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Packaging colour psychology – how it affects your success

Jay Daggar: Last Updated 16th February 2024
Posted In: Brand Positioning | Guides and Advice xx 31631

The importance of colour selection

Why using colour psychology for your packaging is essential

As someone involved with the all-important appearance of your packaging – as a graphic designer, product manager or buyer – you are likely aware of the crucial role that packaging colour psychology can play in your success.

Packaging colour psychology uses different hues to influence your target consumers’ behaviour. The use of different colours can invoke specific emotions. For example, red communicates excitement, passion, and youthful zeal, whereas blue signifies dependability, calm and trust.

The use of colour can position your brand, reach new consumers, and ultimately drive sales.

This guide provides details of specific colour associations and how you can leverage them to improve the performance of your packaging (and broader branding/product marketing). It covers:

  • Points to consider when choosing colours.
  • The varying emotions different colours evoke.
  • Popular and well-known brands using specific colours.
  • Industries where the use of particular colours is widespread.

Please continue reading for further details, or use the table of contents to head straight to your area of interest.

Quick reference / contents

07: Purple
08: Turquoise
09: Pink
10: Brown
11: Black
12: White


What does your packaging say to your customers?

Packaging is crucial in winning customers (in retail environments) or impressing them and fostering brand loyalty (typically through eCommerce packaging).

Many businesses spend vast amounts of time (and money) designing and refining their packaging to delight their customers. Other companies, in contrast, barely focus on their packaging at all (even using plain, unbranded packs).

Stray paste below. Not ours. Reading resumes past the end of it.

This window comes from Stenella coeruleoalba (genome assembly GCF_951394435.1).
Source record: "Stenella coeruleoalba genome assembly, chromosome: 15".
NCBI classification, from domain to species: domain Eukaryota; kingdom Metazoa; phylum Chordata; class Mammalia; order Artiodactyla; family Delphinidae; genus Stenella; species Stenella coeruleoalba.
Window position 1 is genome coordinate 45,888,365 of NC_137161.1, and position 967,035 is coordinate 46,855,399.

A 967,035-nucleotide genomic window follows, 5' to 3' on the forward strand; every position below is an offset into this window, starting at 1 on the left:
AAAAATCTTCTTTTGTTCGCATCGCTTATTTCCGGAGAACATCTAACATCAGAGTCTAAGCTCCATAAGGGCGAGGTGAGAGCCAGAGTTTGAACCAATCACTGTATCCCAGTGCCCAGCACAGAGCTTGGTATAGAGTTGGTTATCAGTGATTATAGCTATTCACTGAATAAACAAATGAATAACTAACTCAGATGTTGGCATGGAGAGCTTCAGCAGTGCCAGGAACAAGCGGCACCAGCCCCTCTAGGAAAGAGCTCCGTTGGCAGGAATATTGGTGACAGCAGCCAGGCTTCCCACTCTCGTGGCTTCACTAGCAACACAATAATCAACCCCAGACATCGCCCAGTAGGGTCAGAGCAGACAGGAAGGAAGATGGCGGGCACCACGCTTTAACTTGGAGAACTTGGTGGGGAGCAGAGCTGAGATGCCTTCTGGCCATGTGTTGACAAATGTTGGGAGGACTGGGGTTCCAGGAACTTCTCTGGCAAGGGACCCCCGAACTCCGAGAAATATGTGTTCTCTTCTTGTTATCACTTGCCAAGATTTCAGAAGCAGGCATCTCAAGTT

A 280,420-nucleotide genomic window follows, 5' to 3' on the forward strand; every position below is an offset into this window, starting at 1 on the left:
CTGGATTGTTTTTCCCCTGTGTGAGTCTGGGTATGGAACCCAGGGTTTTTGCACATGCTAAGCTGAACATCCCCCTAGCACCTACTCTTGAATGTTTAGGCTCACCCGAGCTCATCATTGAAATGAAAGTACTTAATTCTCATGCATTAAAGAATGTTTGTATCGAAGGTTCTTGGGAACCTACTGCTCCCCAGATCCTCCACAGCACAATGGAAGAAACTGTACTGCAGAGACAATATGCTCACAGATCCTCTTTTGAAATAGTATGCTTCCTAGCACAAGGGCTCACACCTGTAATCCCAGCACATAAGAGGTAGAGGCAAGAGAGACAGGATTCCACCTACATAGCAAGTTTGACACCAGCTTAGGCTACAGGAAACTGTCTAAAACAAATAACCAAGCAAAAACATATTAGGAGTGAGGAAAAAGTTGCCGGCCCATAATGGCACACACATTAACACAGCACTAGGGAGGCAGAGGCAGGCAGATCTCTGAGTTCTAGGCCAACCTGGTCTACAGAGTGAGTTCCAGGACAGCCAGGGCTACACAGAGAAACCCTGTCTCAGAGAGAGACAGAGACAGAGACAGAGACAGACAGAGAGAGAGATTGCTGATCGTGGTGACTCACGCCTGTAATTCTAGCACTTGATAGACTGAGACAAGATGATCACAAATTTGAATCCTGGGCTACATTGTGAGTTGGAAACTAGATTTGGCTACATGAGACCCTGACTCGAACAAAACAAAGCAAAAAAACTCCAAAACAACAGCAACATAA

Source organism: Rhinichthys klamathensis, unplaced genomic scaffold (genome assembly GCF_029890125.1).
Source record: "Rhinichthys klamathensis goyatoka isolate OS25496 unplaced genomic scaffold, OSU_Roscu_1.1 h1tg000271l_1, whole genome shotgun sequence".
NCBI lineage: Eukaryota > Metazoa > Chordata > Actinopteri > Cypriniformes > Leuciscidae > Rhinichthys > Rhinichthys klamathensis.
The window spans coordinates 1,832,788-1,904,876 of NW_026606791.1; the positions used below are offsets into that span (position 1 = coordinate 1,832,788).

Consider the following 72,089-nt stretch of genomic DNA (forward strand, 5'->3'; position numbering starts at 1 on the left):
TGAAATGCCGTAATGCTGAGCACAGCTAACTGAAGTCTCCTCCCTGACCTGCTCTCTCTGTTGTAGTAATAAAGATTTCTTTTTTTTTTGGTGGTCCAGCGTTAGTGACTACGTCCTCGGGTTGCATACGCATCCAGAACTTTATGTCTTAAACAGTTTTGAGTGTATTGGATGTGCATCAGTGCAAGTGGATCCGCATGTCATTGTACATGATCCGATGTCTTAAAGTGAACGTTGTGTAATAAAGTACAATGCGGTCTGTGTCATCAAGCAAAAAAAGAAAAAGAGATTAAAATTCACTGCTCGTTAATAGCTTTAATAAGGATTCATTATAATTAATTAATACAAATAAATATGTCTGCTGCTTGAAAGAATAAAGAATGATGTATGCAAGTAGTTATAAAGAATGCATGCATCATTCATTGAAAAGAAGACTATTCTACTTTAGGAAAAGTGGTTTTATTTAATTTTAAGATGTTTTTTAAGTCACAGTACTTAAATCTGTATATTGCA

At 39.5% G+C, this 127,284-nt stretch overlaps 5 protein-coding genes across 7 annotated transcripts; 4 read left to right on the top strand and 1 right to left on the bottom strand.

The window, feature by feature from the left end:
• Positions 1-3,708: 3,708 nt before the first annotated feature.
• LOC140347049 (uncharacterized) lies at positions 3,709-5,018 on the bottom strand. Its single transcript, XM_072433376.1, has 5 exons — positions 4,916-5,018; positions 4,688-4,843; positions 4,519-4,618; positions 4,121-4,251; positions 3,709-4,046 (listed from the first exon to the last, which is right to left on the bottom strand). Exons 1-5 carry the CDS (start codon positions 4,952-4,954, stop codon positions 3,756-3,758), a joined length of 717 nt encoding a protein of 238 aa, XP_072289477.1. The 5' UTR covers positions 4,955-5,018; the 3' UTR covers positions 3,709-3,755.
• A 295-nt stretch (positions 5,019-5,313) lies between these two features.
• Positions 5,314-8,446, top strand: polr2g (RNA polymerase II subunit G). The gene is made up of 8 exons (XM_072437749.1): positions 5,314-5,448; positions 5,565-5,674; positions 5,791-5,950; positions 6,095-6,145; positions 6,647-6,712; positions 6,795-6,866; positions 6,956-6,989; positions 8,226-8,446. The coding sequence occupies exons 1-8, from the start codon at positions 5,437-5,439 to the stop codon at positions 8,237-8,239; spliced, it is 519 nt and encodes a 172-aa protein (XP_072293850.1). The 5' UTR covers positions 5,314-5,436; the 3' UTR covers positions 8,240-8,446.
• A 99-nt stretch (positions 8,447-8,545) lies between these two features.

However, there is a factor that both of these groups can commonly overlook – the role that colour plays in consumer psychology.

A person with a colourful, painted face to represent packaging colour psychology
Packaging colour psychology can have a surprisingly large impact on the success of your products

Despite being studied by psychologists for decades, many brands do not realise the benefits of carefully selecting colours for their packaging (and are unaware of the “colour wheel” for doing so).

Colour can evoke emotions and feelings. Certain hues can attract specific segments or consumers within a market. It can capture attention. It can even help nudge people into particular buying behaviours. Packaging colour psychology influences all of this and more.

But what does each of the colours mean? And how do you choose suitable colours for your brand, market or product?

Colours and their meanings

Packaging colour psychology

In short, the varying colours, when used on packaging, are associated with the following emotions, messaging and brand values:

  • Red: Excitement, bold, youthful, passion, zeal, warmth, strength, power, action, enthusiasm, love, desire.
  • Orange: Friendly, cheerful, confident, fun, adventurous, warmth, cost-effectiveness, creativity.
  • Yellow: Cheerful, clarity, warmth, optimism, fun, energy, happiness, confidence.
  • Green: Soothing, freshness, growth, peaceful, healthy, eco-friendly, harmony, security, wealth.
  • Blue: Calming, trustworthy, efficiency, serenity, logic, intelligence, dependability, strength, honesty.
  • Purple: Indulgence, luxury, opulence, spirituality, nobility, wisdom, exclusivity.
  • Turquoise: Calmness, purity, clarity.
  • Pink: Femininity, calming, beauty, youthful, playful, love.
  • Brown: Earthy, comforting, security, natural.